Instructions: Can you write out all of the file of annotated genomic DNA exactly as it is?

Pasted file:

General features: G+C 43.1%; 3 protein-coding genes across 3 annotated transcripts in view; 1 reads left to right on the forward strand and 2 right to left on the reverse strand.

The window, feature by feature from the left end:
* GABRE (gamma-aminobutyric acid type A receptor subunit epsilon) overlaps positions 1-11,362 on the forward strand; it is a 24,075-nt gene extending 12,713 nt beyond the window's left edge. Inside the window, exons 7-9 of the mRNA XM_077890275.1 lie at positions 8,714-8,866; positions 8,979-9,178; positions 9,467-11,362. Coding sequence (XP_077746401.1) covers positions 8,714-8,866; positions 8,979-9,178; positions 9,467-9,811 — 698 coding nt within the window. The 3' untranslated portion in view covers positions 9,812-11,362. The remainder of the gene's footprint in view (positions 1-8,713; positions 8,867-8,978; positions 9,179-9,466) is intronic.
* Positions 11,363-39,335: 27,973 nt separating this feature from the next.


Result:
General features: G+C 43.1%; 3 protein-coding genes across 3 annotated transcripts in view; 1 reads left to right on the forward strand and 2 right to left on the reverse strand.

The window, feature by feature from the left end:
* GABRE (gamma-aminobutyric acid type A receptor subunit epsilon) overlaps positions 1-11,362 on the forward strand; it is a 24,075-nt gene extending 12,713 nt beyond the window's left edge. Inside the window, exons 7-9 of the mRNA XM_077890275.1 lie at positions 8,714-8,866; positions 8,979-9,178; positions 9,467-11,362. Coding sequence (XP_077746401.1) covers positions 8,714-8,866; positions 8,979-9,178; positions 9,467-9,811 — 698 coding nt within the window. The 3' untranslated portion in view covers positions 9,812-11,362. The remainder of the gene's footprint in view (positions 1-8,713; positions 8,867-8,978; positions 9,179-9,466) is intronic.
* Positions 11,363-39,335: 27,973 nt separating this feature from the next.